You've Never Heard Public Enemy's 'It Takes A Nation Of Millions To Hold Us Back'?!
Note: This is a recurring series in which we ask our unimaginably young interns to review classic albums they've never heard before. Austin Cooper is an intern for NPR Music. Public Enemy have a brand new album, Most of My Heroes Still Don't Appear on No Stamp, out today on iTunes.
I was 9 years old when I first heard Public Enemy.
Actually, it wasn't exactly Public Enemy — it was Anthrax and Chuck D.'s version of "Bring The Noise," which appeared on the soundtrack of one of my favorite video games, Tony Hawk's Pro Skater 2.
And although I can now credit Chuck D. for fueling late nights of virtual skateboarding, our relationship was at first anonymous. As a kid, I had no idea who he, Flavor Flav or Public Enemy were — nor did I know anything about the genre they played a key role in defining.
It's been a little more than 10 years since I put the PlayStation in the attic, but I'm still something of a hip-hop novice.
There are a slew of classic rap records I've heard of but never actually heard — like Eric B. and Rakim's Paid In Full, De La Soul's 3 Feet High and Rising and, yes, my no-longer-nameless childhood favorite, Public Enemy's It Takes a Nation of Millions to Hold Us Back.
There's at least one good reason I've never listened to any of those albums: The most recent of the bunch came out 3 years before I was even born! But this was the perfect opportunity to fix that, so — after polling my co-workers to determine the "most classic" of the three — I hunkered down at my laptop, pulled It Takes a Nation up on Spotify and put on my headphones.
Although my experience with hip-hop is definitely limited in scope, I'd still call myself a fan. I remember the first time I really cared about a rap song. It was the spring of 2010 and "Over" by Drake had just come out.
I couldn't imagine my senior year (yes, of high school) without that track. I still think it's incredible. His hook over that yappy guitar, the service-academy beat that drops shortly afterwards, the bells on the top-end — it's all so viscerally pleasing.
Ever since I fell for "Over," I've been following a post-millenial strain of atmospheric, producer-driven hip-hop pretty closely — Rick Ross' Maybach Music, 808s-era Kanye, the Scottish producers Hudson Mohawke and Rustie, The-Dream, AraabMuzik, Lunice, Clams Casino and more. I love it all.
But when "Don't Believe the Hype" comes on, I'm disoriented — I know I'm listening to one of the most acclaimed rap records of all time, but nothing grabs me and sucks me in. Chuck D.'s unvarnished vocals sit front and center in the mix, accompanied only by percussion that, to me, sounds thin and funk guitar samples that, frankly, I find cartoonish.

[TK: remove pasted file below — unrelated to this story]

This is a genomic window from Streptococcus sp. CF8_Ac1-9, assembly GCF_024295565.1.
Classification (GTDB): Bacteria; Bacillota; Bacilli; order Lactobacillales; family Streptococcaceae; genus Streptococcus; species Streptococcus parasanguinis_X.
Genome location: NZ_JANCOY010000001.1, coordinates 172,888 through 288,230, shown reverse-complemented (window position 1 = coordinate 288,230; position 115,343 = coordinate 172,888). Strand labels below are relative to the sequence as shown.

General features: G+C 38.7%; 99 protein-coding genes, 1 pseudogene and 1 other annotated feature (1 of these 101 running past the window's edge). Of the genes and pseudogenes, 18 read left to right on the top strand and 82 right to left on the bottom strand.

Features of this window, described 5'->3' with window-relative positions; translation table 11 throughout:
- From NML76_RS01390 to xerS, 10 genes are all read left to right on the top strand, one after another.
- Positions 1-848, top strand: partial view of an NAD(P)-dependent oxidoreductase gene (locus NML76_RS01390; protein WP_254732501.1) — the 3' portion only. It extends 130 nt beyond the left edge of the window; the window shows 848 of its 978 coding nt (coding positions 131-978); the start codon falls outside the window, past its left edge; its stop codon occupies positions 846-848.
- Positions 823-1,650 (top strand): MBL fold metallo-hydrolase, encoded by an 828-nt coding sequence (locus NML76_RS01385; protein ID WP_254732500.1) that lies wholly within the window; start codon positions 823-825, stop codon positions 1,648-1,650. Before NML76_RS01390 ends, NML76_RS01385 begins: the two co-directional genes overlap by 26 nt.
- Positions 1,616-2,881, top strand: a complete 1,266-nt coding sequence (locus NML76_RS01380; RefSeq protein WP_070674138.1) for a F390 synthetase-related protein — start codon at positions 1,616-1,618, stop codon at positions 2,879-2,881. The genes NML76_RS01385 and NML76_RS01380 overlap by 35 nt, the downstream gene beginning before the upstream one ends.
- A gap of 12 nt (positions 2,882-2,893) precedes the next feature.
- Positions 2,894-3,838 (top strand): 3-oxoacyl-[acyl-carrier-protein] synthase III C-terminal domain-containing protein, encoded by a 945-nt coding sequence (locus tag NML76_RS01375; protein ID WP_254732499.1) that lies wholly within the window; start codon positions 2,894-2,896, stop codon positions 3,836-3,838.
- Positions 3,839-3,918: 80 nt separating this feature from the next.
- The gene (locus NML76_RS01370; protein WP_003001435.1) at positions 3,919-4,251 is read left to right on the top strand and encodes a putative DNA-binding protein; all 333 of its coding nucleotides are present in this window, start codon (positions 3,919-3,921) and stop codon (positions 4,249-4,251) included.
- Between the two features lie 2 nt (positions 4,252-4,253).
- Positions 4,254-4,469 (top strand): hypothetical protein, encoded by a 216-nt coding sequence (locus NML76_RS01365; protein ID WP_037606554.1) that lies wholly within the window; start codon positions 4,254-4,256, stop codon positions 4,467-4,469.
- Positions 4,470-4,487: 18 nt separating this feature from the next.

To me, Chuck D.'s legendary flow also comes across like a caricature. His syncopation strikes me as strange, foreign — and when he does reach for melody, like in the opening verses of "Night of the Living Baseheads," it ascends harshly like the bark of a drill sergeant. It's rough, rugged, built like a tank — and I'm coming at it expecting a Bentley.
I think it's telling that my favorite track on It Takes a Nation is "Show 'Em Whatcha Got," a short interlude with few lyrics. Absent is any narrative development; instead, faceless vocals crawl from beneath cobwebs of radio static and vinyl crackle to join Chuck D. and Flavor Flav's chopped chants to remind us that "freedom is a road seldom traveled by the multitudes."
"Show 'Em" is, in its own way, a pleasant surprise: its ambient, referential construction reminds me more of eerie, nocturnal electronic music perfect for post-club comedowns – like that of UK dubstep producer Burial – than mainstream contemporary hip-hop.
But Public Enemy and I are on the same page only briefly: immediately following "Show 'Em" is the alarmingly dated rap-rock fusion of "She Watch Channel Zero?!" I simply cannot get past the bizarre, jolting juxtaposition of bludgeoning, Metallica-style guitar riffs and Flavor Flav's ebullient rhymes. I find myself more inclined to laugh than dance.
As a whole, It Takes A Nation leaves me similarly perplexed. But what Public Enemy does offer me is the context to understand how much hip-hop — and I — have changed since our childhoods. Two years ago, I wouldn't have even thought to give It Takes A Nation a listen, much less spend weeks processing and writing about my reaction to it. 10 years ago, very few would have pointed to Toronto as a hub of hip-hop creativity.
Ultimately, I have no regrets leaving It Takes A Nation on what is now an entirely metaphorical shelf. I'll gladly say thank-you, but given the choice, I'm going to blast Drake's infectiously triumphant mp3s every time.